Viewpoint by Mark Forbes — How important is (Carleton) research?

Carleton is like most universities: There is a mix of basic and applied research on our campus. It’s the nature of this “mix” that defines our institution and gives us an edge along certain of the many possible paths of discovery and innovation. As a newly-appointed AVP, I am concerned that we identify our competitive edges and that Carleton fares well in research funding. However, success is more than just the amount of research money snagged. It is very much about using those grants and contracts to do important research. Important research means many things: becoming better scholars, making new discoveries, finding solutions to real-world problems, inventing useful things and, along the way, mentoring and training personnel, including students, post-doctoral fellows and technicians.

Using grants and contracts to achieve those ends requires that there is a supporting culture for research and training and a balance of accountability to the taxpayers. Last month, Carleton was informed that we “fully satisfied” tri-council regulations to ensure that processes were in place to fully account for how grant funding is used. Carleton is currently one of only three institutions in Canada to have this designation. At least we are accountable to taxpayers in how we spend our research funds and meeting ethical compliance, but how do we fare in doing important research? At one level, the answer to this question is fairly self-evident. We would not have been awarded the funding we have unless our research was viewed as worthy of investment by peers, who are often members on tri-council grant selection committees.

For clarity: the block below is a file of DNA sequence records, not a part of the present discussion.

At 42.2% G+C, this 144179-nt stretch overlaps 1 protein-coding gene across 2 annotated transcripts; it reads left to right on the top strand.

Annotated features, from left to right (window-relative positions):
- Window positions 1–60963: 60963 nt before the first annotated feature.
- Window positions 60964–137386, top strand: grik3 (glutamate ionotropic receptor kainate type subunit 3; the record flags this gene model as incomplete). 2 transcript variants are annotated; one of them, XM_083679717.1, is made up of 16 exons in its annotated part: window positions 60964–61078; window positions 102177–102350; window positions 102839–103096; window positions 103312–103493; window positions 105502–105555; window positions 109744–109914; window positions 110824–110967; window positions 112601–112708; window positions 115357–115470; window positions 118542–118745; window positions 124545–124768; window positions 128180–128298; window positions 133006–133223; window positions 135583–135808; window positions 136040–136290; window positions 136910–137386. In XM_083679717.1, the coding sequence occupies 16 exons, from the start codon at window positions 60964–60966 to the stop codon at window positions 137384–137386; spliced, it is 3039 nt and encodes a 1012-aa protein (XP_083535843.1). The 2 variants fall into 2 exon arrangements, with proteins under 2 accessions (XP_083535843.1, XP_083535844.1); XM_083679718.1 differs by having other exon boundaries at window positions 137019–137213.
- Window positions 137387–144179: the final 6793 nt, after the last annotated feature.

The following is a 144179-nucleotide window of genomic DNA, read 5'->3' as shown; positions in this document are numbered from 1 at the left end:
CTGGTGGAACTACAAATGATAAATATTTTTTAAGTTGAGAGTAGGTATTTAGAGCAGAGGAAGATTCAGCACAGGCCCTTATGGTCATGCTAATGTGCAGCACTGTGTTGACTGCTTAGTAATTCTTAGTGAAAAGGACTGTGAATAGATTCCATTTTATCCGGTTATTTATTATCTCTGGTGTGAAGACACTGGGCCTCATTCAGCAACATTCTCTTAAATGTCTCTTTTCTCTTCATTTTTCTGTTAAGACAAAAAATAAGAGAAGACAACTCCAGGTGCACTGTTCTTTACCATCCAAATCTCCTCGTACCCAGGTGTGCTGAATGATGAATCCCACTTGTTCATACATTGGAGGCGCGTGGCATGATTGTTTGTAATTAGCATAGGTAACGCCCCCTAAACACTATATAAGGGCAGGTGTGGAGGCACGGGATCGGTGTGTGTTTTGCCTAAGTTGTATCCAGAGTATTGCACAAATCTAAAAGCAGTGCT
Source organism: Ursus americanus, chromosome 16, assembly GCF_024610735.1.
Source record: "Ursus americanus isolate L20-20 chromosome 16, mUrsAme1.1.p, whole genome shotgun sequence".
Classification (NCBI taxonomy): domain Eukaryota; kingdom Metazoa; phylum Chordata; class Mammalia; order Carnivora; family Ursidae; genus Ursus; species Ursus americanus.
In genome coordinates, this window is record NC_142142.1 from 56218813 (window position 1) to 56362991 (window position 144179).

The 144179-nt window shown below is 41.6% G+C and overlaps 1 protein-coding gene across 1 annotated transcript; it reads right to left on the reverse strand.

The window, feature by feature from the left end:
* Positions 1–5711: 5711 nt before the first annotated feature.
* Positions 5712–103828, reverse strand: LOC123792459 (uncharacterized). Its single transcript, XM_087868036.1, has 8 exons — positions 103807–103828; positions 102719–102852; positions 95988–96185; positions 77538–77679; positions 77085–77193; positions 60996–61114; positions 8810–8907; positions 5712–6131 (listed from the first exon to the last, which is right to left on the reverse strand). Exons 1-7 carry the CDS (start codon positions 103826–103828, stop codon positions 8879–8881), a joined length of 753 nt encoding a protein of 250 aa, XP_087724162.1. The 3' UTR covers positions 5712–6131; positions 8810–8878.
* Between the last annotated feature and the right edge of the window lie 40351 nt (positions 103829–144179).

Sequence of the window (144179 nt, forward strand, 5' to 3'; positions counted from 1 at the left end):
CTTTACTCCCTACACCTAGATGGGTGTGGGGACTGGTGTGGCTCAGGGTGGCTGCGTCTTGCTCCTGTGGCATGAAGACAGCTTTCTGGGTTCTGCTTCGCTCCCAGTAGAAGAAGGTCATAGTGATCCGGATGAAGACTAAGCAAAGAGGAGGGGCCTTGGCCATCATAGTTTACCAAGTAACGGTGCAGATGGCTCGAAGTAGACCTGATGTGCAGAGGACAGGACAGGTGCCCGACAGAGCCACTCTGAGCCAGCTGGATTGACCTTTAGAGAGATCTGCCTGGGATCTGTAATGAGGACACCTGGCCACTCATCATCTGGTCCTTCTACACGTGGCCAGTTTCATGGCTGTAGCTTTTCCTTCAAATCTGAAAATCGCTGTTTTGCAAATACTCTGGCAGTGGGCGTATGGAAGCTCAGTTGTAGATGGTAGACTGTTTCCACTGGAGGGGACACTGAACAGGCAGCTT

It is important that we, as a community, celebrate Carleton’s research. The incipient Carleton Academic Plan speaks to the “indivisibility” of research and teaching; instruction and research are not that different of enterprises. I am reminded of just last year when an undergraduate student in our Integrated Science Studies program, Elizabeth Ross, was part of a research team headed by an adjunct in the Earth Sciences Department, Natalia Rybczynski. The team discovered a celebrated fossil (Puijila darwini) which represents a proto-seal that lived in what is now the Canadian Arctic, 23 million years ago. In fact, Ross discovered the first fossilized bone. What a teaching and research experience!

It is vitally important that we hone and safeguard a culture of doing research. We want to be celebrating the many research endeavours and successes of Carleton from diverse and disparate fields such as sensor development and deployment, to research that challenges policy on Canadian immigration and settlement issues. In some cases, the research will lead to better ways of treating problems like childhood bullying or better ways of doing business by commercializing important inventions or ideas. I have heard the university environment described as “a marketplace of ideas.” I do not know where this phrase came from, but I do know it describes the culture we should want to protect and have flourish. Without it, important research cannot be done.

Mark Forbes is the associate vice-president (Research) at Carleton.

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